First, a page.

It’s the single life for me

I’ve lived on my own for 26 years.  Actually that’s not strictly true – I rented the top floor of my last house out for ten years to a long succession of strangers, and we shared the kitchen and bathroom, so technically I lived with people only we didn’t really have anything to do with each other so to all intents and purposes I lived alone.

Living alone has its downsides, which I’ve mentioned in various posts over the last two years, but what I’ve failed to mention is the upsides and they are many and varied.

When I first got ME in 1994 I was in a long term relationship with someone I thought I would eventually marry.  Three years into my illness I dumped him and the relief was enormous.  I was too ill to be in a relationship.  I could barely cope with getting myself through the day, let alone another person.  I no longer had the resources to think about someone other than myself, to expend energy on someone other than myself or to worry about someone else’s needs and feelings.  For romantic relationships to thrive and survive they need work and I was no longer up to the job.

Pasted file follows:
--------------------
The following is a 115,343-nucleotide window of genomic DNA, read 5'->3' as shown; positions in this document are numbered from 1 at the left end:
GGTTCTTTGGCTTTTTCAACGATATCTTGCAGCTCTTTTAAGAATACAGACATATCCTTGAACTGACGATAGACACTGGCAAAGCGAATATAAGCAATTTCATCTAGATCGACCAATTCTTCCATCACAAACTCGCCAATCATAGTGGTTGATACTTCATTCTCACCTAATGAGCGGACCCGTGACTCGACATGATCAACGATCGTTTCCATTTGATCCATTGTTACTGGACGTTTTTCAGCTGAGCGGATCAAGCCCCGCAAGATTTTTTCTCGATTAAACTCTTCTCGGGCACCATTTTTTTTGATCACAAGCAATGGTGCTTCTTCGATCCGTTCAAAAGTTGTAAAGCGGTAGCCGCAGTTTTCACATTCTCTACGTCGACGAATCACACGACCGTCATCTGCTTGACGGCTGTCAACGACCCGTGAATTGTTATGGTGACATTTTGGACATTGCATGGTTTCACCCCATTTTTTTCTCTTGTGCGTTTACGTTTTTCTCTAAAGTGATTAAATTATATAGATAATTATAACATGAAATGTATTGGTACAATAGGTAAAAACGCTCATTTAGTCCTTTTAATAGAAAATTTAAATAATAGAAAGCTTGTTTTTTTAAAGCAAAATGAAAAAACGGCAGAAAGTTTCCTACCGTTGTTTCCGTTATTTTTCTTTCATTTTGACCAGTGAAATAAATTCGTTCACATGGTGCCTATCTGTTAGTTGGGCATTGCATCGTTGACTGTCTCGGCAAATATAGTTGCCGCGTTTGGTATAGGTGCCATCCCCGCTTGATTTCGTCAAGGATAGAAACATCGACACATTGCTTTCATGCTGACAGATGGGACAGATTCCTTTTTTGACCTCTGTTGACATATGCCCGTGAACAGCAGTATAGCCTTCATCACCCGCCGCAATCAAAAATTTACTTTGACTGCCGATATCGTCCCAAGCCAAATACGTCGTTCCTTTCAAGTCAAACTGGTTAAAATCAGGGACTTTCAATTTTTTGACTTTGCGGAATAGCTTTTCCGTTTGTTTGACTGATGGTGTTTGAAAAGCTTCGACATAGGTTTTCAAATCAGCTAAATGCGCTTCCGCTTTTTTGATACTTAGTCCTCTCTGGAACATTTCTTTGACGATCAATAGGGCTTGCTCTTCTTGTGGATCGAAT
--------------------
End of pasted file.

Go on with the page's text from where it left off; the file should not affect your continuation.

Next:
I lost a lot in terms of companionship and practical support but here’s a list of the things I gained:

  • I have insomnia.  When you live alone you can have a bath at 2am.  You can watch TV without disturbing anyone.  You don’t have to creep about in the middle of the night to make a drink or have a snack.  I can go to bed when I like and get up when I like and no-one wakes me getting up for work when I’ve only just dropped off at 5am.